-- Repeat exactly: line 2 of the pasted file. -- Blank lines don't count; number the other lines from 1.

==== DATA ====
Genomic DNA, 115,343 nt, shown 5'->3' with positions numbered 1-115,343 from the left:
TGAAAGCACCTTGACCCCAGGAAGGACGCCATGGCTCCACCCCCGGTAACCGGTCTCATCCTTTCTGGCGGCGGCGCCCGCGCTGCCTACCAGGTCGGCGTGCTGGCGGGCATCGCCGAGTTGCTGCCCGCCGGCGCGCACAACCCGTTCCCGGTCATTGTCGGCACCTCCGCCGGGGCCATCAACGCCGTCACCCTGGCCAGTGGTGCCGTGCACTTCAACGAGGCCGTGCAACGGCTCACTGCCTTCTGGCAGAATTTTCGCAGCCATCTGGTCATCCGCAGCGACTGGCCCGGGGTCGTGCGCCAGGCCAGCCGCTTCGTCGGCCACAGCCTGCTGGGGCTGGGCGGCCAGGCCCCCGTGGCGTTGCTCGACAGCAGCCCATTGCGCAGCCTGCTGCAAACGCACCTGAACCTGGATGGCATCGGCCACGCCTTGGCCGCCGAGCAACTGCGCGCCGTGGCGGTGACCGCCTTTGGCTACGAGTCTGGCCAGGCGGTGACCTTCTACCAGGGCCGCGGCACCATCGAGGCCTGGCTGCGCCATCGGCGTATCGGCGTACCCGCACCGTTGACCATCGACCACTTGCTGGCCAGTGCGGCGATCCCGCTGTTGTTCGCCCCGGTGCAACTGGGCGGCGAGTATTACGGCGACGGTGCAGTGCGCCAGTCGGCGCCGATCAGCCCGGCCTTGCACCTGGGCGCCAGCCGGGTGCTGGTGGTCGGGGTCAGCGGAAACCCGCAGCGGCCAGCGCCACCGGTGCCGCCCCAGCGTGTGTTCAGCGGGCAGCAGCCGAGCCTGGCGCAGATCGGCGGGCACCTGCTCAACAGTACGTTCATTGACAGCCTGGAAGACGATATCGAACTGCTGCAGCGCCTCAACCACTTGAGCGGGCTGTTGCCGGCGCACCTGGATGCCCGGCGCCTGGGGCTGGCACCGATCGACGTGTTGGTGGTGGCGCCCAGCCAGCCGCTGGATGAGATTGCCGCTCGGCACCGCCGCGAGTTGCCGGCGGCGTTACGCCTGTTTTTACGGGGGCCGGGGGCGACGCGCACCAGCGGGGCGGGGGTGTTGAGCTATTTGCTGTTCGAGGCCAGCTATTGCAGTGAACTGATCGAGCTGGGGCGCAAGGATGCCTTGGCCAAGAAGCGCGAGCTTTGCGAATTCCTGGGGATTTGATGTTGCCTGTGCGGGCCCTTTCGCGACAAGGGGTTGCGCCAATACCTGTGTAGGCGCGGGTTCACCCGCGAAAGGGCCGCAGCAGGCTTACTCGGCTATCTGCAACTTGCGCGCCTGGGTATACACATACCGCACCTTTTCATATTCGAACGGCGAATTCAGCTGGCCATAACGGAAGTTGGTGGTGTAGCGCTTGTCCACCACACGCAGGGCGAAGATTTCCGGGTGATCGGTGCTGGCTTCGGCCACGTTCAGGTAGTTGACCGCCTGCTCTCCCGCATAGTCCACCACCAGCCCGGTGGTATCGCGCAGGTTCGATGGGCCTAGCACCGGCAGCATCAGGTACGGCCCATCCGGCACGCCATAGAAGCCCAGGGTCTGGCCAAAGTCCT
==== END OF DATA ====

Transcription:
TGAAAGCACCTTGACCCCAGGAAGGACGCCATGGCTCCACCCCCGGTAACCGGTCTCATCCTTTCTGGCGGCGGCGCCCGCGCTGCCTACCAGGTCGGCGTGCTGGCGGGCATCGCCGAGTTGCTGCCCGCCGGCGCGCACAACCCGTTCCCGGTCATTGTCGGCACCTCCGCCGGGGCCATCAACGCCGTCACCCTGGCCAGTGGTGCCGTGCACTTCAACGAGGCCGTGCAACGGCTCACTGCCTTCTGGCAGAATTTTCGCAGCCATCTGGTCATCCGCAGCGACTGGCCCGGGGTCGTGCGCCAGGCCAGCCGCTTCGTCGGCCACAGCCTGCTGGGGCTGGGCGGCCAGGCCCCCGTGGCGTTGCTCGACAGCAGCCCATTGCGCAGCCTGCTGCAAACGCACCTGAACCTGGATGGCATCGGCCACGCCTTGGCCGCCGAGCAACTGCGCGCCGTGGCGGTGACCGCCTTTGGCTACGAGTCTGGCCAGGCGGTGACCTTCTACCAGGGCCGCGGCACCATCGAGGCCTGGCTGCGCCATCGGCGTATCGGCGTACCCGCACCGTTGACCATCGACCACTTGCTGGCCAGTGCGGCGATCCCGCTGTTGTTCGCCCCGGTGCAACTGGGCGGCGAGTATTACGGCGACGGTGCAGTGCGCCAGTCGGCGCCGATCAGCCCGGCCTTGCACCTGGGCGCCAGCCGGGTGCTGGTGGTCGGGGTCAGCGGAAACCCGCAGCGGCCAGCGCCACCGGTGCCGCCCCAGCGTGTGTTCAGCGGGCAGCAGCCGAGCCTGGCGCAGATCGGCGGGCACCTGCTCAACAGTACGTTCATTGACAGCCTGGAAGACGATATCGAACTGCTGCAGCGCCTCAACCACTTGAGCGGGCTGTTGCCGGCGCACCTGGATGCCCGGCGCCTGGGGCTGGCACCGATCGACGTGTTGGTGGTGGCGCCCAGCCAGCCGCTGGATGAGATTGCCGCTCGGCACCGCCGCGAGTTGCCGGCGGCGTTACGCCTGTTTTTACGGGGGCCGGGGGCGACGCGCACCAGCGGGGCGGGGGTGTTGAGCTATTTGCTGTTCGAGGCCAGCTATTGCAGTGAACTGATCGAGCTGGGGCGCAAGGATGCCTTGGCCAAGAAGCGCGAGCTTTGCGAATTCCTGGGGATTTGATGTTGCCTGTGCGGGCCCTTTCGCGACAAGGGGTTGCGCCAATACCTGTGTAGGCGCGGGTTCACCCGCGAAAGGGCCGCAGCAGGCTTACTCGGCTATCTGCAACTTGCGCGCCTGGGTATACACATACCGCACCTTTTCATATTCGAACGGCGAATTCAGCTGGCCATAACGGAAGTTGGTGGTGTAGCGCTTGTCCACCACACGCAGGGCGAAGATTTCCGGGTGATCGGTGCTGGCTTCGGCCACGTTCAGGTAGTTGACCGCCTGCTCTCCCGCATAGTCCACCACCAGCCCGGTGGTATCGCGCAGGTTCGATGGGCCTAGCACCGGCAGCATCAGGTACGGCCCATCCGGCACGCCATAGAAGCCCAGGGTCTGGCCAAAGTCCT